May 25—Gov. Mike Dunleavy on Tuesday signed legislation that could help bring nuclear microreactors to Alaska in the coming years, in an effort to help villages lower high electricity prices.
Senate Bill 177, introduced by the governor early this year and passed by the Alaska Legislature, streamlines regulatory procedures so that Alaska communities can pursue using the nuclear microreactors if they choose.
A requirement for legislative approval of a microreactor's location would be eliminated. Also gone would be a requirement for continuous studies of a project by state regulatory agencies.
Nuclear microreactors have long been considered a potential alternative for Alaska villages that rely on diesel fuel for electricity, or for industrial sites like mines.
But the microreactors are largely in the research phase, and the use of nuclear power has also long been controversial due to concerns about safety and waste.
Any installation of a microreactor would not happen for several years, the governor's office said.
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Currently, the U.S. Air Force is looking at installing a microreactor at Eielson Air Force Base by 2027. And Copper Valley Electric Association is also looking at the possibility of installing one in Valdez.
The bill signing took place at the governor's three-day Alaska Sustainable Energy Conference in Anchorage, as the war in Ukraine pushes gas prices to record levels and concerns grow about the long-term supply of Cook Inlet natural gas.
The microreactors would use a tiny sliver of the power used in nuclear power plants to provide energy to a village, and would not be hot enough to cause a meltdown, officials with microreactor companies at the conference said.
They could be shipped to Alaska villages by barge, and connected to existing power grids, intended to reduce sky-high power prices in rural Alaska by providing a long-term stable fuel source, they said.
Officials with those companies said they've been meeting in recent years with Alaska communities and organizations to discuss opportunities for microreactors in the state.
The event, held at the Dena'ina Civic and Convention Center, focused on renewable power sources like wind and solar, but also featured nuclear power and natural gas. The microreactors took center stage with the bill signing on Tuesday.
Michael Valore, manning a booth for Westinghouse Electric, said nuclear waste from its eVinci microreactor system would not be left in villages.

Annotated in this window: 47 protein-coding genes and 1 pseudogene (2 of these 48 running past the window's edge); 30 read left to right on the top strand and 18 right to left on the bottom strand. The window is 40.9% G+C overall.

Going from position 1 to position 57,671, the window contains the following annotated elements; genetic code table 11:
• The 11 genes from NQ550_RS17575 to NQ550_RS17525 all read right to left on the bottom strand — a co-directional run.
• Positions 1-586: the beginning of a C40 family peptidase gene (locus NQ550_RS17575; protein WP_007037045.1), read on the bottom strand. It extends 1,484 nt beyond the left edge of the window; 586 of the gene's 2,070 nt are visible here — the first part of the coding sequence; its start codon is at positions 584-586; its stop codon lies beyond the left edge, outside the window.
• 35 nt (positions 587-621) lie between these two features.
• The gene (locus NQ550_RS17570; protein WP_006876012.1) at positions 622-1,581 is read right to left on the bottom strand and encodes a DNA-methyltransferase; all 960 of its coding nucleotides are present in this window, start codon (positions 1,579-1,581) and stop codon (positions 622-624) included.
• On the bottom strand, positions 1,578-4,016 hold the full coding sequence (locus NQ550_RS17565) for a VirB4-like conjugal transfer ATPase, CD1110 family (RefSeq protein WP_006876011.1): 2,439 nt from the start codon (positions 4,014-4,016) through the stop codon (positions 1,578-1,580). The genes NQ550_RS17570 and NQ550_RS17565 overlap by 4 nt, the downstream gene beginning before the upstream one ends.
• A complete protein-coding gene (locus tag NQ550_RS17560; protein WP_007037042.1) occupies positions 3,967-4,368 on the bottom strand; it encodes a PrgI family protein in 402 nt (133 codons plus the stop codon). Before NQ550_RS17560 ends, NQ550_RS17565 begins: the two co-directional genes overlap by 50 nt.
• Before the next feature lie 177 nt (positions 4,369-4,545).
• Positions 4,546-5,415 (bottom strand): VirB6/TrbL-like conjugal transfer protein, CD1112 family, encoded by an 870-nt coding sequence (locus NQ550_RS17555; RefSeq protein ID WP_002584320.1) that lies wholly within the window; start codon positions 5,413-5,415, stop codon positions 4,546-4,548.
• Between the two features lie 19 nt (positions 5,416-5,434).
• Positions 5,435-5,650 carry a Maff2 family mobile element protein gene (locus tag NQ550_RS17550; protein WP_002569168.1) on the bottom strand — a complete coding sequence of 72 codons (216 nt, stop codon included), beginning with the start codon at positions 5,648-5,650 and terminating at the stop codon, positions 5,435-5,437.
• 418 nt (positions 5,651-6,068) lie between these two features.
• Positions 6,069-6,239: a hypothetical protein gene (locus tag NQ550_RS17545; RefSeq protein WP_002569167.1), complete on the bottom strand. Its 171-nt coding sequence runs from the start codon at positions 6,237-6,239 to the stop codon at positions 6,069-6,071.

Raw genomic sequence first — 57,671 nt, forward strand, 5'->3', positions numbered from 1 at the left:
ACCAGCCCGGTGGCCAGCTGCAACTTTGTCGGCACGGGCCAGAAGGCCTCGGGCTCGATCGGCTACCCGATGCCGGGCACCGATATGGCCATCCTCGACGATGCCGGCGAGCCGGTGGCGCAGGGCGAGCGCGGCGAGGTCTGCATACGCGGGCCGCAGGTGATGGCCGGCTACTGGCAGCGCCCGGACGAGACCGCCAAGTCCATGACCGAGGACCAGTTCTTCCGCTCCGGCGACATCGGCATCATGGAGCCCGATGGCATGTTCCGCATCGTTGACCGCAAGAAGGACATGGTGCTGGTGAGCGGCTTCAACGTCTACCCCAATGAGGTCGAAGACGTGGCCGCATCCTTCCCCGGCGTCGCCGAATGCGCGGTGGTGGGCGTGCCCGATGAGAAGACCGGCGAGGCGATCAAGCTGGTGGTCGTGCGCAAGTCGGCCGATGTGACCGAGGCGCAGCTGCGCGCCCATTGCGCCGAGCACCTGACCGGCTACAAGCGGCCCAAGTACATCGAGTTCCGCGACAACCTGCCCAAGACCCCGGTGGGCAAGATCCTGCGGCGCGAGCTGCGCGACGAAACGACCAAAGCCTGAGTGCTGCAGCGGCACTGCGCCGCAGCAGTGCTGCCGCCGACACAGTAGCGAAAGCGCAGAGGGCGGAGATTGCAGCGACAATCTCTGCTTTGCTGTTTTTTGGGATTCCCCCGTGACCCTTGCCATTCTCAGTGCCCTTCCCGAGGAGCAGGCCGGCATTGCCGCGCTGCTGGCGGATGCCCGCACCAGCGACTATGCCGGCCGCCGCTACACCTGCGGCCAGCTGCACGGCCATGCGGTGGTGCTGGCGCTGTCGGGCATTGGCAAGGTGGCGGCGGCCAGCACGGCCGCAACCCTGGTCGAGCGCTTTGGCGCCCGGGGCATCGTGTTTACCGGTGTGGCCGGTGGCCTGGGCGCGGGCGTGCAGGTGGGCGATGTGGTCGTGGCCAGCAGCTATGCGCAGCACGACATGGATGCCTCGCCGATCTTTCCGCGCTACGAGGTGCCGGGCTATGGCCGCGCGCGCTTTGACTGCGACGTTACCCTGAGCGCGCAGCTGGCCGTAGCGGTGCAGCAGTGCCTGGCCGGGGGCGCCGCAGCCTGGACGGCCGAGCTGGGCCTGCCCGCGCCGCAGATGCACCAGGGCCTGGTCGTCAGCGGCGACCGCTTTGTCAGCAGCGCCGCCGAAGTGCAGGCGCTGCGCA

"We bring the unit with the fuel in it, and we take the reactor away with the fuel in it," Valore said. "There is no radiated material handling required in any remote area of Alaska with this design. It does not need to be refueled in Alaska."
"We designed this to be almost a drop-in type replacement for diesel generation," Valore said.
Mary Woollen, with Ultra Safe Nuclear Corp. based in Seattle, is working on a feasibility study of the technology for the Copper Valley Electric Association.
Woollen said the microreactors use safe designs and technology. Temperatures in the reactor would not be hot enough to cause a meltdown, and the amount of waste the company would remove every 20 years would be about the size of a refrigerator.
"It simply can't melt down," she said.
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The microreactor technology drew criticism from a local conservation group at the conference.
Outside Alaska, the storage of nuclear waste has disproportionately impactsed Indigenous and minority communities, said Matt Jackson with the Southeast Alaska Conservation Council.
"I want to see clear plans for how they will deal with their waste so they don't leave villages high and dry with spent uranium in the middle of their town," Jackson said.
Jackson helped organize a rally with the Alaska Center, another conservation group, outside the conference on Tuesday evening.
"We are not protesting the conference, but we are providing a counter-narrative that natural gas and nuclear energy aren't part of a sustainable energy solution," Jackson said.
Ethan Schutt, an executive with Bristol Bay Native Corp. who helped develop the Fire Island wind energy project west of Anchorage, moderated a panel on Tuesday at the conference.
He told a reporter that he doesn't think microreactor technology will be ready for Alaska villages for another decade, at least.
He said it's reasonable to test it at a military base, where it can be installed far away from people, and where lots of safety equipment is on hand in case there's a problem.
"It's probably attractive for rural Alaska at some point, but it needs to be looked at closely," he said.
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